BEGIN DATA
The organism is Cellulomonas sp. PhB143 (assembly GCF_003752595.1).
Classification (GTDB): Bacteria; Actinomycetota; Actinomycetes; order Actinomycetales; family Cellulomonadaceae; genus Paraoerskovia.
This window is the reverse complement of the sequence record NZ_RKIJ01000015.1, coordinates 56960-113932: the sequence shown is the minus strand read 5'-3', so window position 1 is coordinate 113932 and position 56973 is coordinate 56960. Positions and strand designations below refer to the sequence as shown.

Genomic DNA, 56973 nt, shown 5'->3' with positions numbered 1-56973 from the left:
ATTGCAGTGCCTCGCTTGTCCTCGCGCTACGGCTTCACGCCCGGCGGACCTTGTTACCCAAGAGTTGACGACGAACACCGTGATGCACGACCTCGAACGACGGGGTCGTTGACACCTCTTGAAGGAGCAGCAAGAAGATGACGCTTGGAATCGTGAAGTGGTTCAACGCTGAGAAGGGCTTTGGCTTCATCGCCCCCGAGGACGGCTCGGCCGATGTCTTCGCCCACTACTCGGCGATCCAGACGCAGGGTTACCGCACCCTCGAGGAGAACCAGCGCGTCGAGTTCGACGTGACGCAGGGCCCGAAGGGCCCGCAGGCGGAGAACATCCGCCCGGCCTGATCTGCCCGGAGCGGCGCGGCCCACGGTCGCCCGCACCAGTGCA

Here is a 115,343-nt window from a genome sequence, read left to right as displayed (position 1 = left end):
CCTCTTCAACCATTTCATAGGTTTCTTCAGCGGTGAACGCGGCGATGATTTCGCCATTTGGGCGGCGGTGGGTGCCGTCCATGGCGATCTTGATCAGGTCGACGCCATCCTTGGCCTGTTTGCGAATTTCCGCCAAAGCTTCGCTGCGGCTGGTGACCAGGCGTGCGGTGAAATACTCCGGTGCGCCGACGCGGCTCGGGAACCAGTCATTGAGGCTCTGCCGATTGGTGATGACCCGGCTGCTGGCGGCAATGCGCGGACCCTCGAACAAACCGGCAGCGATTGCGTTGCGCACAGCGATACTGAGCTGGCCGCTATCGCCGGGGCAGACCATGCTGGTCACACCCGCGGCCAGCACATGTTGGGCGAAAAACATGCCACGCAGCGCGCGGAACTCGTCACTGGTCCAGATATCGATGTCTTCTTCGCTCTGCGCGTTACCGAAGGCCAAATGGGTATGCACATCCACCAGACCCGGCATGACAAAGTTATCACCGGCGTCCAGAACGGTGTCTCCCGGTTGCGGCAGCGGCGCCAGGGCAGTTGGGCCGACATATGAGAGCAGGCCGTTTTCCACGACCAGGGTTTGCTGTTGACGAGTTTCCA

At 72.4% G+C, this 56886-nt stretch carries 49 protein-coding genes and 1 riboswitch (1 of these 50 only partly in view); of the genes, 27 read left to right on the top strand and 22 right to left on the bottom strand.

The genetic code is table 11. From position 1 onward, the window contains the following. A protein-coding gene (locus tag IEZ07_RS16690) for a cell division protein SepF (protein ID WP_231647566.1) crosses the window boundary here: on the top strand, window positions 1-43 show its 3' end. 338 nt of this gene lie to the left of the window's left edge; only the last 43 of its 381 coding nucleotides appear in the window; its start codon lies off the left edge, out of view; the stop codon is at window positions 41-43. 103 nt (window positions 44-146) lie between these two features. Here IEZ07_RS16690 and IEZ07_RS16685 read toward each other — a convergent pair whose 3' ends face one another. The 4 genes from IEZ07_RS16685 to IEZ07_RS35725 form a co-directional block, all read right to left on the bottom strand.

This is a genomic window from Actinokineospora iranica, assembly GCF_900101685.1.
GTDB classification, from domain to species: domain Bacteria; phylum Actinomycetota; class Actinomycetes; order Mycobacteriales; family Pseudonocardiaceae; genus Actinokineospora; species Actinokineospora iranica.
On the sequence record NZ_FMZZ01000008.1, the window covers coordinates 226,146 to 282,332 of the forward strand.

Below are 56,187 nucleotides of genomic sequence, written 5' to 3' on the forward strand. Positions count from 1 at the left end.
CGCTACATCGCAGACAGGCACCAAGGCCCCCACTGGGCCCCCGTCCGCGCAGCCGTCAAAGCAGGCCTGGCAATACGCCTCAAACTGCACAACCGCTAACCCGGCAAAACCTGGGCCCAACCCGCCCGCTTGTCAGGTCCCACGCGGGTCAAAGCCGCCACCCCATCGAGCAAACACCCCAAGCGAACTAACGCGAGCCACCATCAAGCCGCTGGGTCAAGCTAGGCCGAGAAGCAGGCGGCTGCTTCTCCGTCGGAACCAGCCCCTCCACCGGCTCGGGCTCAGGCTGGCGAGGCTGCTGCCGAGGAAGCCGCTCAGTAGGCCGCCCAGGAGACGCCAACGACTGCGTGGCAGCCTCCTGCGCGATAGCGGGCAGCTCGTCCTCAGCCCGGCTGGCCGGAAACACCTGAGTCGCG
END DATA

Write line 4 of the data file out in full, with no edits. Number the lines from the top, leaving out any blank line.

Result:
Genomic DNA, 56973 nt, shown 5'->3' with positions numbered 1-56973 from the left: